“Fast & Furious 6” was the first project that Proof handled from both the L.A. headquarters and London outpost; it’s a model Frankel expects to replicate in future jobs.

“Very few of these films – big-budget, effects-intensive action and superhero films – very few of them get filmed in Los Angeles,” Frankel said. “Proof’s looking for ways to connect the dots and provide visualization services whether they’re here in Los Angeles or abroad.”

Third Floor also opened a London office two years ago. The previs companies are chasing productions that are drawn to states and countries offering tax incentives.

Some visual effects companies did the same, but that proved problematic. Some of those visual effects industry leaders, such as Digital Domain and Rhythm & Hues ran themselves into the ground not only by chasing work around the world – adding more costs – but by bidding low to get jobs. In many cases, they ended up losing money.

The effects firms bid by the project without knowing exactly how many hours of work would go into it. Frankel believes previs companies have a more sustainable model: billing producers for the number of artists and weeks of work.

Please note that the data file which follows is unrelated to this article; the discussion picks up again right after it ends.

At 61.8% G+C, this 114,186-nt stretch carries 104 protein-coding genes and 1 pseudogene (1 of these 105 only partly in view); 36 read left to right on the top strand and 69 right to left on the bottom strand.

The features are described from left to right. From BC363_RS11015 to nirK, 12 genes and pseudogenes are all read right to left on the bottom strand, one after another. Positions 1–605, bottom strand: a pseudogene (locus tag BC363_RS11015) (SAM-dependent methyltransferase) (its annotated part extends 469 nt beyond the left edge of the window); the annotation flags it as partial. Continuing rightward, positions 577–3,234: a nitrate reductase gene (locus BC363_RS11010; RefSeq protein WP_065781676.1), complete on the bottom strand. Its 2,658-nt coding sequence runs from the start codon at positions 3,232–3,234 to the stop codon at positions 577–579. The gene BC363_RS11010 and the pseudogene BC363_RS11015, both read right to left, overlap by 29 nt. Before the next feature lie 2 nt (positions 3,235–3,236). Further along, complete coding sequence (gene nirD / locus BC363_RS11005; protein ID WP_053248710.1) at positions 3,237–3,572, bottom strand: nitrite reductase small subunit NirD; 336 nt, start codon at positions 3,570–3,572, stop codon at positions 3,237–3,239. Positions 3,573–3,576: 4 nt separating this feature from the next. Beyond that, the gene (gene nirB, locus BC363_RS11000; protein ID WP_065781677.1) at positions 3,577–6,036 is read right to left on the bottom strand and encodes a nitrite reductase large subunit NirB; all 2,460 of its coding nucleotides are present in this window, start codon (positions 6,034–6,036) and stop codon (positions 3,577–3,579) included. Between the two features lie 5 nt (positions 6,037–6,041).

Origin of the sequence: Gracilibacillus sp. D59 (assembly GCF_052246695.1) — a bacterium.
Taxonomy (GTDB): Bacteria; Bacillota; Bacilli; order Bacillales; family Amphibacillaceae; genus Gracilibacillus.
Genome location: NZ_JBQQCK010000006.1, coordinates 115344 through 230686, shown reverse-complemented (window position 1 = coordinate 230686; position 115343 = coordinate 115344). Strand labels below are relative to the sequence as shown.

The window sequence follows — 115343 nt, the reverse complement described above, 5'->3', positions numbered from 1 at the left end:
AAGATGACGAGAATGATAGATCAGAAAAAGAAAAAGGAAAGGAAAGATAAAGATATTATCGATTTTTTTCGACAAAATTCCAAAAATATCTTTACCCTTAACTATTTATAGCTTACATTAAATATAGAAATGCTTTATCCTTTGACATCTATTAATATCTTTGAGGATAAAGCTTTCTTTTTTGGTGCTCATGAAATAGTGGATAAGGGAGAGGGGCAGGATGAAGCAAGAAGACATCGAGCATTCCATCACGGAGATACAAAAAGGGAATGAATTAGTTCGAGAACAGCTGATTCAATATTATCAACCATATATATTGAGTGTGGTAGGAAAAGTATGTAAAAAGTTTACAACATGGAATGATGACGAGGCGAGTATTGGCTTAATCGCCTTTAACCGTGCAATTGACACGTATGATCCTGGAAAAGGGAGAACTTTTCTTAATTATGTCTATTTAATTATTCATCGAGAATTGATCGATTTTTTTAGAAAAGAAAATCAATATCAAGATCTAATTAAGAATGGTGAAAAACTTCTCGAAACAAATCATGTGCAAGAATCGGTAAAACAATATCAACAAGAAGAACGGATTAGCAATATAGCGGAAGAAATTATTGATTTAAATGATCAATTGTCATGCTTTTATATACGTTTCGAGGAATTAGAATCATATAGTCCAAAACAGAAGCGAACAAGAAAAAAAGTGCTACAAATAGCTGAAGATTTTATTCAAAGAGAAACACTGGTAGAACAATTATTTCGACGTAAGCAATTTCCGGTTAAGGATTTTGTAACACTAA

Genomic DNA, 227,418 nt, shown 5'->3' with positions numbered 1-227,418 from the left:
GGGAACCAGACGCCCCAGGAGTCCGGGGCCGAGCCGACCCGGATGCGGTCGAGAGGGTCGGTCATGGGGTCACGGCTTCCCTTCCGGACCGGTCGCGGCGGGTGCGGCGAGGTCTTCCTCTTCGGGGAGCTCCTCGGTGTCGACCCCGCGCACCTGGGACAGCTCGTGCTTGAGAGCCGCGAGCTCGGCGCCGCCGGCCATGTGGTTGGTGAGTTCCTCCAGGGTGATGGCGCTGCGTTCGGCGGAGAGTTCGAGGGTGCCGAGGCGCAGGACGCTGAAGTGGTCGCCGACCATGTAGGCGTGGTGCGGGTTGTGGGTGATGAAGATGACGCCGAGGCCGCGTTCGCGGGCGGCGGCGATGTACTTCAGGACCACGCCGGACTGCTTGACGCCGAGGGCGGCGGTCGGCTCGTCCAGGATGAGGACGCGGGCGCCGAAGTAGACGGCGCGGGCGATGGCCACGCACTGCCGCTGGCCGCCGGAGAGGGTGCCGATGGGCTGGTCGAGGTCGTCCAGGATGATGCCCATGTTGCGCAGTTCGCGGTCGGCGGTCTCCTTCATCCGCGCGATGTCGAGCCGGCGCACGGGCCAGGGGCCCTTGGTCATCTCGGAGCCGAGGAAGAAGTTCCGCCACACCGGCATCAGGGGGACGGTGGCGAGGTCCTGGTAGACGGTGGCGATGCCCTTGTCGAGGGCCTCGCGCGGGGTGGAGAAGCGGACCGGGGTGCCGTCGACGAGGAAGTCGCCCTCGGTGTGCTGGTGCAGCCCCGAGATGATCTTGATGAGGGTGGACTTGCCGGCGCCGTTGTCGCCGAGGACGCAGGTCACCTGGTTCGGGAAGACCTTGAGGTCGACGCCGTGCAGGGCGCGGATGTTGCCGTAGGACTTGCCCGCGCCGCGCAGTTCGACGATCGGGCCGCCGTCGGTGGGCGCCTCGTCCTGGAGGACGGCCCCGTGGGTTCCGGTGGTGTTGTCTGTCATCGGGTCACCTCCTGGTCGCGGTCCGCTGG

For example, a single artist for a week will cost a few thousand dollars and go up from there. In turn, the artists and supervisors are at the disposal of the director and other parties involved in the production for a fixed amount of time. That way, they’re not inclined to lose money on any particular job.

The “Fast & Furious 6” job was at the top end of the scale. In addition to previs, Proof also did some “postvis” work, which is designed for the use of editors, and also contributed some visual effects work, such as removing camera rigs and wires from shots. The gig brought in about $1 million to Proof.

The firm has annual revenue of a few million dollars per year, although Frankel would not disclose specifics.

Bob Coleman, founder of Digital Artists Agency, which places visual effects artists on projects, said previs might influence how effects companies do business.

“There’s been talk about the previs business model,” he said. “I think it’s interesting.”